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How To Advocate for Your Adopted Child Amidst Insensitive Remarks

How Can I Keep My Adopted Child Safe From Mean People?

The following chart may come in handy over the holidays, as you will be attending family and public gatherings, where well-intentioned individuals might know your child is adopted, but are nervous about what to say to connect with your family or child.

We all get nervous in different situations, but when nervousness concerns the topic of adoption and your child, hurtful remarks are often made, not necessarily out of a desire to hurt, but a desire to connect.

Sometimes, People Are Downright Mean

On the other hand, sometimes mean people intend to hurt. I’ve heard such comments to adoptees as:

  • Why don’t you go back to where they grow bananas?
  • Where are your real parents?
  • Your first mom didn’t love you.
  • Look at your chink eyes.
  • Why is your skin different than your parents?
  • You don’t really belong anywhere.
  • Bastard!
  • You’re an illegitimate child.

You can not only advocate for your child by giving adoption-sensitive answers after the comment is made, but you can also educate the uneducated.

Your child will not only love you for your advocacy, but will trust you increasingly in tough times.

Explanation of the Heart Language Chart

I’m sharing a list here of:

  • The core desire to connect with the child (why the person wants to connect)
  • The well-intentioned that often follows the desire
  • How many adopted and foster kids may translate the well-intentioned statement
  • What is the heart language of the adoptee (what really connects with him/her).

This chart is drawn from my book, 20 THINGS ADOPTIVE PARENTS NEED TO SUCCEED (Available on this site).

Remember that I’m speaking from my own adoptee voice, not for every adoptee or foster child.

THE HEART LANGUAGE OF ADOPTED AND FOSTER CHILDREN

Desire to Connect with Child Well-Intentioned But Insensitive Statement How Many Adopted & Foster Kids Might Translate HEART language–Words that Connect with Adoptee
Child will not feel rejected; cast good light on first mother. Your birth mother loved you SO much that she gave you to us! “Love is what got rid of me. Why would I want your love?” Your birth parents weren’t able/ready to parent ANY child at that time.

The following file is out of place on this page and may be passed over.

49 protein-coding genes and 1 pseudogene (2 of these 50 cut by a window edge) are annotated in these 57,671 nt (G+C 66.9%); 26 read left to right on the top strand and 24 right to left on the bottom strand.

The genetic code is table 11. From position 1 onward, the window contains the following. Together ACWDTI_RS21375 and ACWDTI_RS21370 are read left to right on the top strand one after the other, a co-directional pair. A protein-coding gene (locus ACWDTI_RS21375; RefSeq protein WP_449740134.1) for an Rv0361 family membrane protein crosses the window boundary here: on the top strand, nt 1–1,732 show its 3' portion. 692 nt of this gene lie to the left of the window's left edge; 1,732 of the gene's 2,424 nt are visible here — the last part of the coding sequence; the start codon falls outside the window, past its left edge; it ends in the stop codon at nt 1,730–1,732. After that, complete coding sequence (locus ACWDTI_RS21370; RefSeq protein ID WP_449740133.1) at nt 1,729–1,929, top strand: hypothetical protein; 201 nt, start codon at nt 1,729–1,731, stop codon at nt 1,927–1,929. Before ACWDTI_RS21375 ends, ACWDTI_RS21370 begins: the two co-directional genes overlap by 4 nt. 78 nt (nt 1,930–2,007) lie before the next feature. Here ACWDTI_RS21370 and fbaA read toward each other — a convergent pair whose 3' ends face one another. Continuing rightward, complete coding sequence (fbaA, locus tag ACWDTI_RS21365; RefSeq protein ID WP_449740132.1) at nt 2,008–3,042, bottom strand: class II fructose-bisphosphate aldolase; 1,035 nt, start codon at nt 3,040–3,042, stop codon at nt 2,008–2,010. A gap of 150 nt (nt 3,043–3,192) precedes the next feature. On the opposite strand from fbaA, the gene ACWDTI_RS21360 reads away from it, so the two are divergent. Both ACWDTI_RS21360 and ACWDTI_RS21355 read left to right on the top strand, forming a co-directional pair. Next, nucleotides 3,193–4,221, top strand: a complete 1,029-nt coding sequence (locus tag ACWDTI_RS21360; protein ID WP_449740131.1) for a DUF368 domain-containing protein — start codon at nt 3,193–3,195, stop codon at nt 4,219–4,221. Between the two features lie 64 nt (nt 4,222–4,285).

Create a sense of being wanted. You are a chosen child!

(Every other parent is stuck with kid…we picked you out.”)

I might have been chosen, but first I was given away.” You have 2 sets of parents, one who gave you birth and another that gave you home(s) and love.
Instill attitude  of thanksgiving for being adopted. Accentuate the Positive!(Count your blessings…. count them one by one…) “Only say nice things about adoption.” Everything in life is filled with pain and pleasure. That includes being adopted.
Describe parentage Illegitimate “I am a mistake.” You are God’s idea.
Create self-esteem You are special! “That makes me feel different in a yucky way.” You were born special—a unique weaving together of nature and nurture with incredible potential. PS…It is fine to tell child he/she is special…just not in the context of being adopted or fostered.
Foster sense of belonging We love you JUST LIKE our own! “If I’m not your own, then whose am I?” What would our family be without you?
Desire for child to not talk about first family. Dead silence! “Why don’t you ever talk about my birth parents? They must be really bad…and I must be, too, because I came from them.” We love your birth parents and are so grateful for their contribution to your life.
Religious lady’s discomfort with child’s adoption. Well, we’re ALL adopted.  “Why do you say everyone’s adopted? Everyone isn’t adopted.” I would love to hear your adoption story.

I highly recommend this workbook for training your children how to respond in a healthy way to unhealthy remarks by setting boundaries: W.I.S.E. Up Powerbook. Order here: .  Wise Up! Powerbook: Marilyn Schoettle: 9780971173200: Amazon.com: Books

There is also a book for children in foster care: Order here: https://adoptionsupport.org/store

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